Solyndra got a half-billion-dollar loan guarantee before failing and left the U.S. Department of Energy virtually nothing to recover. But Abound, a Colorado-based thin-film company, had used just $70 million of a $400 million guaranteed loan when the DOE halted disbursements, fearing for the company’s future after the Solyndra debacle.
“Because of the strong protections we put in place for taxpayers, the Department has already protected more than 80 percent of the original loan amount,” the DOE’s chief spokesman, Damien LaVera, said in a post on the department’s blog. “Once the bankruptcy liquidation is complete, the Department expects the total loss to the taxpayer to be between 10 and 15 percent of the original loan amount.”
That’s still real money, of course, and Abound’s collapse gives Obama administration critics a little more ammunition in their attacks on the president’s clean energy policy.
“Abound is just the latest reminder that President Obama’s stimulus has failed,” House Energy and Commerce Committee Chairman Fred Upton (R-Mich.) and Subcommittee on Oversight and Investigations Subcommittee Chairman Cliff Stearns (R-Fla.) said in a statement. First Solyndra, then Beacon Power, Ener1, and now Abound – the bankruptcies are piling up, confirming the prophecy of President Obama who warned in his State of the Union address that ‘some companies fail.’ But the question remains — why invest in risky bets like Solyndra in the first place, especially when administration experts are warning that they are doomed for failure?”
Beacon Power, an energy storage company, went into bankruptcy last October, but the DOE appears on the way to recovering most of the $39 million in guaranteed loans the company actually took out – its assets were purchased for $30 million by Rockland Capital. Lithium-ion battery specialist Ener1, which took around $55 million in U.S. loans, is operating in bankruptcy.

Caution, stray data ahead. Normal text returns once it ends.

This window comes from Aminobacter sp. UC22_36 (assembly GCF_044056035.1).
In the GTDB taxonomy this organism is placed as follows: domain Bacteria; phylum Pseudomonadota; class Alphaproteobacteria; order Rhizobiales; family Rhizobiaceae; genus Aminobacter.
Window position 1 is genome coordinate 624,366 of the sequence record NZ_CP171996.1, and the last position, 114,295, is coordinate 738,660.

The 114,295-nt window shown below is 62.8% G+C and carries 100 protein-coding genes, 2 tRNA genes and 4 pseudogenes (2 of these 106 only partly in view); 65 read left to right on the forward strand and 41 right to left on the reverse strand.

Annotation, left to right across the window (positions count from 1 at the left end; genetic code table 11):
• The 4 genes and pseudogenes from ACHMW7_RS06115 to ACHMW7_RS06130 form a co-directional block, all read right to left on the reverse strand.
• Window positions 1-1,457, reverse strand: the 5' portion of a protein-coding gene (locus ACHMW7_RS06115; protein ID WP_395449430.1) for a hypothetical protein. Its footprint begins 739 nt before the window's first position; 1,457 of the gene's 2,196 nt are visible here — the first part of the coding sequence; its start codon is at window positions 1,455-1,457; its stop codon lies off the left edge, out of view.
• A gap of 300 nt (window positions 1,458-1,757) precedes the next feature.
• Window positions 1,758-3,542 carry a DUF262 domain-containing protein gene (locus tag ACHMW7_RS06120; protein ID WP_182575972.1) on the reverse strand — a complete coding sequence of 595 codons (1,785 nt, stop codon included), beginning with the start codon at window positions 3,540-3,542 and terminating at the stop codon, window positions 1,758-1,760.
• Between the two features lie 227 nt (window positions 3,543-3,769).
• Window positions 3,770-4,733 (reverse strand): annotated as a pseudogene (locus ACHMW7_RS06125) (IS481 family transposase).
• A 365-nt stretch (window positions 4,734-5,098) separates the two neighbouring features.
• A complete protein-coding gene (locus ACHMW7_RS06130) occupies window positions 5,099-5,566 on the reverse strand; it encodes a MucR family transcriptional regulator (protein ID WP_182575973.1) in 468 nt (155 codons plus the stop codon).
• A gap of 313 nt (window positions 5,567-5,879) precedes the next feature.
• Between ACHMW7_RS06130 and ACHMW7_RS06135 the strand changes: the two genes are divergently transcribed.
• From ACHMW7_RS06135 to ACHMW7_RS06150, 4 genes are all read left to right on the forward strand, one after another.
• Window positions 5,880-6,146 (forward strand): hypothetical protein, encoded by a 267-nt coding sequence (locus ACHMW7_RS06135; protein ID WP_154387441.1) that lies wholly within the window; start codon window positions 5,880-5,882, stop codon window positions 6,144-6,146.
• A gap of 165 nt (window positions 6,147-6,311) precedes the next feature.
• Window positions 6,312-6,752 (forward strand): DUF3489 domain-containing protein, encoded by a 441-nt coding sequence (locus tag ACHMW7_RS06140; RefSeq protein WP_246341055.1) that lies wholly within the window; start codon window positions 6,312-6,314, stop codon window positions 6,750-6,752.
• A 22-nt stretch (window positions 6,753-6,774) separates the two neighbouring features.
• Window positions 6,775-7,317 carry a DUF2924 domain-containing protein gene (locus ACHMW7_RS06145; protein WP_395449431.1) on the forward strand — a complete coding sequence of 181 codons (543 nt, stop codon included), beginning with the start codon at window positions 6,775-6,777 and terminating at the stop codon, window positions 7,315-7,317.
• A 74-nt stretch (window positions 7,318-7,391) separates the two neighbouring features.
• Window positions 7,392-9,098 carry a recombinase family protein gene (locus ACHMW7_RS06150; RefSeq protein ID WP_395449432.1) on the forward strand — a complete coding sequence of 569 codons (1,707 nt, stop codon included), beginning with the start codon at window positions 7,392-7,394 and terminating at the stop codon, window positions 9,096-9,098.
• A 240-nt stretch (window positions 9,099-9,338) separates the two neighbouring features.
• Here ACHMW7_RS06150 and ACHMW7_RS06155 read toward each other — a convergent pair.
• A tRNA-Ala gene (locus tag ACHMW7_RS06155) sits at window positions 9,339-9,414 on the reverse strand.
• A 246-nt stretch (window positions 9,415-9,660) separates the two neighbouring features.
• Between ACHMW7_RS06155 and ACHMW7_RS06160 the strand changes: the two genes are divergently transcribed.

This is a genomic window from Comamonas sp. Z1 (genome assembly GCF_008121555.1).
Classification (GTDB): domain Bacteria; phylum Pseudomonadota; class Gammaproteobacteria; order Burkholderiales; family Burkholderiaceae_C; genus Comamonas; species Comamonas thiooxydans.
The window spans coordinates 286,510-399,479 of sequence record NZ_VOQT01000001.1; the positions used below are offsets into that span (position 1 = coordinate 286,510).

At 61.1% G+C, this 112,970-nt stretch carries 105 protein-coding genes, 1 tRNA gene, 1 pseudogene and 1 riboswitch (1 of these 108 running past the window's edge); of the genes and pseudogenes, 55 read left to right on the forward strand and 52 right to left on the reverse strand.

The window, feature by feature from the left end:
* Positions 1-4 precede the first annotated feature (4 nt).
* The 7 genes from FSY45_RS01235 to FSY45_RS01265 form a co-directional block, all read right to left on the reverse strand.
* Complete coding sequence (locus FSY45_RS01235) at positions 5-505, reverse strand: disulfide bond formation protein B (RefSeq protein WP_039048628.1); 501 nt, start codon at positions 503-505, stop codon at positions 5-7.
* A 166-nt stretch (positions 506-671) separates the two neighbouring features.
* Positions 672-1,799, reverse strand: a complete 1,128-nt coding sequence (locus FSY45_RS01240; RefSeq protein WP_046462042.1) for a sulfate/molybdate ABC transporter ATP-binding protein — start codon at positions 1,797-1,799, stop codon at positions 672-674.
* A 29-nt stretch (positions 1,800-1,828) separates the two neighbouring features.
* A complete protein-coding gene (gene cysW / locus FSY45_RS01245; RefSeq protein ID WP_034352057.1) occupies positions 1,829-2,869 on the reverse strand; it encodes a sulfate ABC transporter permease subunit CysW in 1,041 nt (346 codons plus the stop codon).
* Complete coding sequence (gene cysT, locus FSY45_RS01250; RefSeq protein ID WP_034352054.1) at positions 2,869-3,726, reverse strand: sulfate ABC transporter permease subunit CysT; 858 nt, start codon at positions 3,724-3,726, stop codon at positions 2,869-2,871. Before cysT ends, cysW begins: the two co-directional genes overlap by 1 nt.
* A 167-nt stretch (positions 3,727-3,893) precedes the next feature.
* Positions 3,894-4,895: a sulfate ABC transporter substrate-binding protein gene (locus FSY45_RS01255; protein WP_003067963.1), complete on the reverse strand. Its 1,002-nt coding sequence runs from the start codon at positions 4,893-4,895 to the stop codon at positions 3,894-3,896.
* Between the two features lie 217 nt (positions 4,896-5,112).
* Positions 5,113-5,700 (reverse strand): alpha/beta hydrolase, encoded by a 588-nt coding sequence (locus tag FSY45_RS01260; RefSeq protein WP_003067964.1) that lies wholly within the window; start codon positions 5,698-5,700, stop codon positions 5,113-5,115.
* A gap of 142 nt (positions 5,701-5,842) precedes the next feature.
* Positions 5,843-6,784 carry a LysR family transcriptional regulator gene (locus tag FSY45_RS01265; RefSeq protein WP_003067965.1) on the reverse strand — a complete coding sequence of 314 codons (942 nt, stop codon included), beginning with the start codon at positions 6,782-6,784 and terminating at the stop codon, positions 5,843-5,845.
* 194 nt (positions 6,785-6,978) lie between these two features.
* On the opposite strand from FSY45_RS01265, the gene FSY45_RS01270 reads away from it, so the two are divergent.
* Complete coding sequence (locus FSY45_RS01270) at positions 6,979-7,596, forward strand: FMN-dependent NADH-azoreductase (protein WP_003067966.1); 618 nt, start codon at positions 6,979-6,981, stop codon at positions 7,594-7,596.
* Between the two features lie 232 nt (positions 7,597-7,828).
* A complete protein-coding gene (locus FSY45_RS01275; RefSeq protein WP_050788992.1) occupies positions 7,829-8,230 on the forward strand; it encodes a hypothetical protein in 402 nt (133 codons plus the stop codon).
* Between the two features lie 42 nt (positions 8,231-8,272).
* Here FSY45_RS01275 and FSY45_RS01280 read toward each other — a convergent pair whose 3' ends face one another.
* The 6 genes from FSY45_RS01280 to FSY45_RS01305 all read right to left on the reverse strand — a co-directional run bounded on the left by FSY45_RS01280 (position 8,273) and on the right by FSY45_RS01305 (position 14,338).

Abound’s collapse comes as the solar manufacturing industry – in the United States and throughout the world – continues to lurch through a brutal reordering. One day after Abound announced it was closing, German company Schott Solar said it was closing a New Mexico plant and would stop producing crystalline silicon photovoltaic products at its main Germany plant this fall.
Abound’s loan-guarantee bounty — plus the $300 million in private investment it received — was intended to go toward building the world’s largest thin-film manufacturing plant in Tipton, Ind., allowing the company to compete with thin-film leader First Solar. When it received its loan guarantee Abound said development of the site was expected to begin in 2012.
But along the way, China happened.
“Abound believes that, at scale, its USA-made CdTe panel technology has the ability to achieve lower cost per watt than competing crystalline silicon technology made in China,” the company said. “However, aggressive pricing actions from Chinese solar panel companies have made it very difficult for an early stage startup company like Abound to scale in current market conditions. According to the U.S. Commerce Department, the U.S. solar market has seen the prices for panels drop by more than 50 percent in the past year at a time when the value of imports of Chinese-made solar cells nearly quadrupled from $639 million in 2009 to $3.1 billion in 2011. Abound supports recent initiatives to enforce fair trade with import tariffs, but this action is unfortunately too late for the company.”